Here’s Not Quite Everything You Wanted to Know About Phenolic Knife Scales
I don’t know about the rest of the knife geniuses out in the world, but the first hundred or so times I heard the phrase “Micarta handle” I didn’t know what the hell it was. Even after I handled a few Micarta knives, I wasn’t sure what I was handling. I became doubly confused after picking up something with G-10 scales and it kind of felt like basically the same thing as Micarta, just not as good. Apparently.
After a while I got tired of pretending to know what I was talking about and actually go find out for myself. The easy way to answer the question is that both Micarta and G10 are actually what’s called phenolic laminates, and in that sense they’re the same thing so we can all go home now. Except anyone who’s looked at or picked up both a G10 and a Micarta handled knife insist there’s a significant difference and yell at all of us about it on the forums. So I’ve explained what I found to the best of ability here for anyone else who’s tired of pretending to know what their knife handles are actually made of.
What is Micarta?
The short answer is that Micarta is some kind of linen or fiber cloth material in a thermoset resin. Basically one or several kinds of cloth materials soaked in resin and cooked to hardness.
But when you talk about “Micarta” specifically you’re actually talking about a business. Norplex Micarta is the company responsible for the materials on a lot of the resin handles we see on knives today, and over the years they’ve become so prominent as to make themselves the Kleenex of the resin materials world.
Generally when we say Micarta, though, we’re not just talking about any kind of resin composite. There’s a reason we talk about G-10 handles and then we talk about Micarta handles. Micarta usually means a handle has a base material of linen, canvas, or paper. It generally covers a broad range of materials though including wood and denim.
So What’s G-10?
It’s fiberglass in a resin thermosetting. More or less. Specifically it’s grade 10 Garolite, which is a range of composite materials mixed, heated, and pressed together to make it a lot tougher and smoother than regular fiberglass. Also that term “Garolite” is a brand name like Micarta, but I’ll be damned if I can pin down the company that actually has the copyright to it.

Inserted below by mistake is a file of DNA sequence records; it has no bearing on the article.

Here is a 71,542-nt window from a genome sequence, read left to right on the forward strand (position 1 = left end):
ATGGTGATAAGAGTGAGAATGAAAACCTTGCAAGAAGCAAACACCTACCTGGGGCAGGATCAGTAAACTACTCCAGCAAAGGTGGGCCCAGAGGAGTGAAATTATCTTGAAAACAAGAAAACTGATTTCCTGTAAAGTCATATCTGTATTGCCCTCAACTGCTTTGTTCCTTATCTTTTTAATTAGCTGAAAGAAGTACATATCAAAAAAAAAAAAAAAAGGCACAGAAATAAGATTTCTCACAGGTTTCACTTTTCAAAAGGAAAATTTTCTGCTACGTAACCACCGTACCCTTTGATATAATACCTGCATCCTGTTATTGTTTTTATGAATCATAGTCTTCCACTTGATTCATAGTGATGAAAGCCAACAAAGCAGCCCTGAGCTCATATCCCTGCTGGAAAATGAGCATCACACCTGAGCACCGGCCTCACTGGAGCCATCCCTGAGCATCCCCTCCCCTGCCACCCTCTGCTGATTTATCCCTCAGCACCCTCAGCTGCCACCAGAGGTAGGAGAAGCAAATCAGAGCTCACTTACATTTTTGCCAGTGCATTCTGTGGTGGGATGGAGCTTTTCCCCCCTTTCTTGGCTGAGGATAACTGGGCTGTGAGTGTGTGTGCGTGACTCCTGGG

But basically G-10 is the same thing as Micarta, but fiberglass instead of linen. There are some additional hazards involved in manufacturing this stuff, because, you know, fiberglass, but it also comes out cheaper just on a materials cost basis. G-10 specifically is made with resin soaked fiberglass cloth, because apparently it can also be pressed into a sheet. I’m assuming it’s not as tough in that form than as a cloth-type structure. That sounds like it makes sense, but I’m also too lazy to research this enough to know for sure.
The great thing about G-10 is that it’s really easy to customize. Generally when a knife company makes a knife with G-10 scales, they’ll offer it in at least three or four different colors. It’s also typically lighter than linen-based phenolic handles. And while I’m inclined to say that most Micarta handles will be tougher than G-10, I’m pretty sure if you were to do a side by side impact test on them (assuming both are made well) they would come out about the same, or close enough not to matter.
That’s It, Nerd, Now Go Away
Supposedly there are slight differences in texture between the various types of phenolic laminates but usually not enough for us to notice unless we’re really paying attention, or the base material itself is grooved somehow. With both Micarta and G-10, any prominent texture we see in the end product is added after the resin has been heated, which might add to the labor price a bit, but adds a lot to the versatility. That’s why there can be such a huge difference in picking up my Kizer Begleiter versus my much rougher but cost effective Esee Zancudo, even though they both sport G-10 scales.
This stuff has a wide range of uses in the industrial world since it’s fairly tough and cost effective, and has a lot of useful properties like insulating electricity and being highly heat resistant. For our purposes, though, it’s as close to a perfect balance of lightweight and tough as we could ask for in a knife handle.